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He Who Does Not Know How To Query

I spent a few hundred hours doing library research when I was working on translations of my great-grandmother’s Hebrew books. A lot of that time went into reading reference materials about the Haskalah period in Eastern Europe, chasing down newspaper references on microfiche and stumbling through critical essays published in literary journals from the 1880′s.

The work at the National Library in Israel was spread over three or four trips of several months each to Jerusalem. I also made several trips to Jewish library collections in Boston and New York, plus innumerable bookstore expeditions. The research does not explicitly appear in the book of translations I eventually published. But it was extremely valuable in terms of my understanding the context for her work, and for being able to state with some confidence that I was including all of her known published efforts in Hebrew.

Research, both scholarly and casual, has fundamentally changed with advances in wealth and technology. Card catalogs with cross-references were once the search engines of their day that allowed researchers without encyclopedic knowledge of a field to zoom in on likely books to read. The index at the back of a book is also a form of a search engine with pre-defined queries, as were concordances, periodical indexes and abstracts from magazines and newspapers, reference works on nom de plumes, etc. The vast majority of these resources have been digitized, often included in databases, some freely accessible and others by subscription.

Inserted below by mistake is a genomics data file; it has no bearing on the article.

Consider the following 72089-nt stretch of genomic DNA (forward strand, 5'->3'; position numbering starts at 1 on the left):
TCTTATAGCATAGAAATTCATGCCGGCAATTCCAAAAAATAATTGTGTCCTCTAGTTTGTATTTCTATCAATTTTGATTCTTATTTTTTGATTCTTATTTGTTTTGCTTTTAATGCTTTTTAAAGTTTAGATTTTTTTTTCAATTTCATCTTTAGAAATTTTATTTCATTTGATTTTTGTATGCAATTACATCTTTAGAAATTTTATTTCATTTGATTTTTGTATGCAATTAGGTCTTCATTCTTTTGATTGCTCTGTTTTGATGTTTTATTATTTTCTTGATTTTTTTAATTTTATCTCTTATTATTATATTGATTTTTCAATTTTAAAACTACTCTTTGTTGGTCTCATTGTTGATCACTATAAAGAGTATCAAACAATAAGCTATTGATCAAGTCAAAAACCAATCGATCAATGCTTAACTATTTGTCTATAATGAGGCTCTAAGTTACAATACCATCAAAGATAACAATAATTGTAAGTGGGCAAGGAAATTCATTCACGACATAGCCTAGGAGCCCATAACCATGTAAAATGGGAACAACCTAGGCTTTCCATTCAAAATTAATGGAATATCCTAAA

Many people believe that digitization, along with the omnipresent query box, represents a tremendous leap forward for human knowledge. Yet, when I saw the announcement of Google’s development of a wearable search engine in the form of eyeglasses, I couldn’t help imagining the questions asked by the four sons of the Passover Hagada in this 21st century context.

The wise son, a scholar with sufficient knowledge to ask a detailed question, would likely find Internet search useful for running down the occasional fact on Wikipedia and other reference oriented websites. And being wise, he would understand that the omnipresent (and for website owners, omnipotent) search engine box is not omniscient, and would know when to cut his losses and return to serious study.

The wicked son would be in hog heaven with Internet search. Anything he desires, he can bypass parental supervision and find, and thanks to piracy, he won’t even need a credit card to download it or watch it. The wicked son would rush to post YouTube videos of himself asking his father, “How can God allow evil in the world,” with plenty of editing to ensure the old man looks the fool.

The simple son asks “What is this,” and in place of a father who will understand the context of the question and educate his son, he’ll get the most accurate and definitive answer I’ve seen on Google in years:

The simple son

Finally we have the fourth son, he who doesn’t know how to ask a question. In modern times, the fourth son would be he who doesn’t know how to type a search engine query. But perhaps, between geolocation tracking and personal information garnered through constant monitoring, Google glasses will be able to make the query for him. “Let’s see,” Google will reason, “It’s late morning, the subject likes fast food, and he’s located near a strip mall with several of our fast food advertisers. Let’s display that on the glasses and, wait, what’s this? A car has pulled up and a strange man is asking the boy if he wants a ride. A ride will get him to the fast food restaurant faster, and a man with a car is more likely to be able to buy more fast food products than the subject, who only has $1.63 in his pocket.”